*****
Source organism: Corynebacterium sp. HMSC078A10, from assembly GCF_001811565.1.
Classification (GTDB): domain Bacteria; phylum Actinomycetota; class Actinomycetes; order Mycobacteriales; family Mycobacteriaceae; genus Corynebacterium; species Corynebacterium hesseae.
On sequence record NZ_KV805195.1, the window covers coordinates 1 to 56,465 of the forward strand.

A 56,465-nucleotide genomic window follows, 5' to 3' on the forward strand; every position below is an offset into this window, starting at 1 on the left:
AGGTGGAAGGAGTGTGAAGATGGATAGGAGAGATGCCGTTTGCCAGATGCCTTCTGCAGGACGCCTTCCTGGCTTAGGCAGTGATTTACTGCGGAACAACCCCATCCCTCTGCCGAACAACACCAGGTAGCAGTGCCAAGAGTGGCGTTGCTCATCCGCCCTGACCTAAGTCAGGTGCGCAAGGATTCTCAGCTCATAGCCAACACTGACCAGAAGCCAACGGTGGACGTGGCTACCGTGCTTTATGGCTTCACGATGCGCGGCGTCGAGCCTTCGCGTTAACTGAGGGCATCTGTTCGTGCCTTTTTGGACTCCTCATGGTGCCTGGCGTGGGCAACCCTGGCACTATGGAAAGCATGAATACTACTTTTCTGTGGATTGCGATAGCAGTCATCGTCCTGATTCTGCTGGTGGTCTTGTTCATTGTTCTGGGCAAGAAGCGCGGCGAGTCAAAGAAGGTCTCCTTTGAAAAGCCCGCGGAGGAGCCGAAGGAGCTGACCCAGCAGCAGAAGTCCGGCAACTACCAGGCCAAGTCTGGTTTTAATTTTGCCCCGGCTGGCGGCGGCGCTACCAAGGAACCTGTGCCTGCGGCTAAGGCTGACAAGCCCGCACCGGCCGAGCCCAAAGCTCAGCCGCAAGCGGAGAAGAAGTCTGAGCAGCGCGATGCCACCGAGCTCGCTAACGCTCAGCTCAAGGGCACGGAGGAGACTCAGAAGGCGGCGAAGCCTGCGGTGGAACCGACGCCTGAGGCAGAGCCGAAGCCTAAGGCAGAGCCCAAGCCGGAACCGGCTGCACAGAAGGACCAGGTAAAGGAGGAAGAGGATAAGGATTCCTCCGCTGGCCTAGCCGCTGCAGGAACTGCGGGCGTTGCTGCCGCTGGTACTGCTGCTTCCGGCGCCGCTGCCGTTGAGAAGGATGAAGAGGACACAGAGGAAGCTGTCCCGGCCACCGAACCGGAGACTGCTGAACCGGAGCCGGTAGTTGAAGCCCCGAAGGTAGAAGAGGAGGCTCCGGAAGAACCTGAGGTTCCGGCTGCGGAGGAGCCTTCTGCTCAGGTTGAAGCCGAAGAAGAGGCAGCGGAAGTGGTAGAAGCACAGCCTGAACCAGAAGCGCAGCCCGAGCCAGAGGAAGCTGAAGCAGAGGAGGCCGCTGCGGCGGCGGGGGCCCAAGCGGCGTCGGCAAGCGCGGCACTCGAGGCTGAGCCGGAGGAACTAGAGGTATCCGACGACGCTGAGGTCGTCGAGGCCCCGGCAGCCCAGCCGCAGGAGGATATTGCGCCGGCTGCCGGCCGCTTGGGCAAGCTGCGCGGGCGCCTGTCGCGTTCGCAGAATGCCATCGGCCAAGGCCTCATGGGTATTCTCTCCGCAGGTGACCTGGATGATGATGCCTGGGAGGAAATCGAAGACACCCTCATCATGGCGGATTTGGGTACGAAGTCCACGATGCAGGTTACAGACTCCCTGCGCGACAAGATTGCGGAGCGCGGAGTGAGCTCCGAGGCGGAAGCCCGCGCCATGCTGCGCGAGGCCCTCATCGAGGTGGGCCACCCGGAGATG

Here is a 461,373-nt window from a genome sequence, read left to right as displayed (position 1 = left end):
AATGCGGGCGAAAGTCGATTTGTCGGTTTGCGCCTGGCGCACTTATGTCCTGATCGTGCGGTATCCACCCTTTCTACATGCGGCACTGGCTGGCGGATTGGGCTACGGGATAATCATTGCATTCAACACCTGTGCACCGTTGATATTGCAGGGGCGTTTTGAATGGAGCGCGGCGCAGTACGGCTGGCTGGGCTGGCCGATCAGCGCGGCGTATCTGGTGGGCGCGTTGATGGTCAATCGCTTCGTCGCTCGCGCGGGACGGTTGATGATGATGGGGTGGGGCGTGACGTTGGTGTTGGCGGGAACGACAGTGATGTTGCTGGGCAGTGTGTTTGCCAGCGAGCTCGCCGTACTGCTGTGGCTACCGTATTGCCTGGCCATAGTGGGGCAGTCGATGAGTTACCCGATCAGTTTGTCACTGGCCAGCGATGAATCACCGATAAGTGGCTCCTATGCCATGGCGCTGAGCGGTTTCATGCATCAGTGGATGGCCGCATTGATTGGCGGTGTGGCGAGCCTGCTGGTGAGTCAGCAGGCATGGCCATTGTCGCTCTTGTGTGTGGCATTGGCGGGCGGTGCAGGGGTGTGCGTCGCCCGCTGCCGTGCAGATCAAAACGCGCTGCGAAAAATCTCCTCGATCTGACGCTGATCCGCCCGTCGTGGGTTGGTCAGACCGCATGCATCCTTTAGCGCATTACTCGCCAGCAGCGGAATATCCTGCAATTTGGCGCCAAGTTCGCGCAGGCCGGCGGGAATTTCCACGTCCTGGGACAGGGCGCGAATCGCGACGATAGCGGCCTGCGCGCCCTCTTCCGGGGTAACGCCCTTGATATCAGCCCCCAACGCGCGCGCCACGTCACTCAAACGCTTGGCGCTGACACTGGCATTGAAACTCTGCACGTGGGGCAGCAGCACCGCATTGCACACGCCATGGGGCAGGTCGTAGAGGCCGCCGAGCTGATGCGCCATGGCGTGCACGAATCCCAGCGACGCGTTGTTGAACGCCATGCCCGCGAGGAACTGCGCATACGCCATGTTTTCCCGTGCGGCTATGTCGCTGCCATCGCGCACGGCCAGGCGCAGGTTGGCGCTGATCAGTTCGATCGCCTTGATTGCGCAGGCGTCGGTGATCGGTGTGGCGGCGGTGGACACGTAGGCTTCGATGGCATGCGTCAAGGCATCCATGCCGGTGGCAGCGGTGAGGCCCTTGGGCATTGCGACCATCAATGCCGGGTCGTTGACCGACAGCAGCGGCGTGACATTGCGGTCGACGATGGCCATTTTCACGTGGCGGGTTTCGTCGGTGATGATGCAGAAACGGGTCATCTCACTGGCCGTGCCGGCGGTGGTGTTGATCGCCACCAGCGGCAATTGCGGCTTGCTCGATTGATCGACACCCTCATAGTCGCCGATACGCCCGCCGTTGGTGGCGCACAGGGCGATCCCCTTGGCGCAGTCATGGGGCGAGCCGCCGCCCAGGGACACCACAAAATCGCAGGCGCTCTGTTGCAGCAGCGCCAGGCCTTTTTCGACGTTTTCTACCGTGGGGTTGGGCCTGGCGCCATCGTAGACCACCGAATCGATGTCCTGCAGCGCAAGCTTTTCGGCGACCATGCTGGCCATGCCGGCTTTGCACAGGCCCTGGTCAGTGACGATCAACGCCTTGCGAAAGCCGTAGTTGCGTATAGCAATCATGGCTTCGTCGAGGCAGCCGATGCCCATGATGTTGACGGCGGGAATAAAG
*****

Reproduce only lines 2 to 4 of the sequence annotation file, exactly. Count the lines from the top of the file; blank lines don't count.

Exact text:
Classification (GTDB): domain Bacteria; phylum Actinomycetota; class Actinomycetes; order Mycobacteriales; family Mycobacteriaceae; genus Corynebacterium; species Corynebacterium hesseae.
On sequence record NZ_KV805195.1, the window covers coordinates 1 to 56,465 of the forward strand.

A 56,465-nucleotide genomic window follows, 5' to 3' on the forward strand; every position below is an offset into this window, starting at 1 on the left: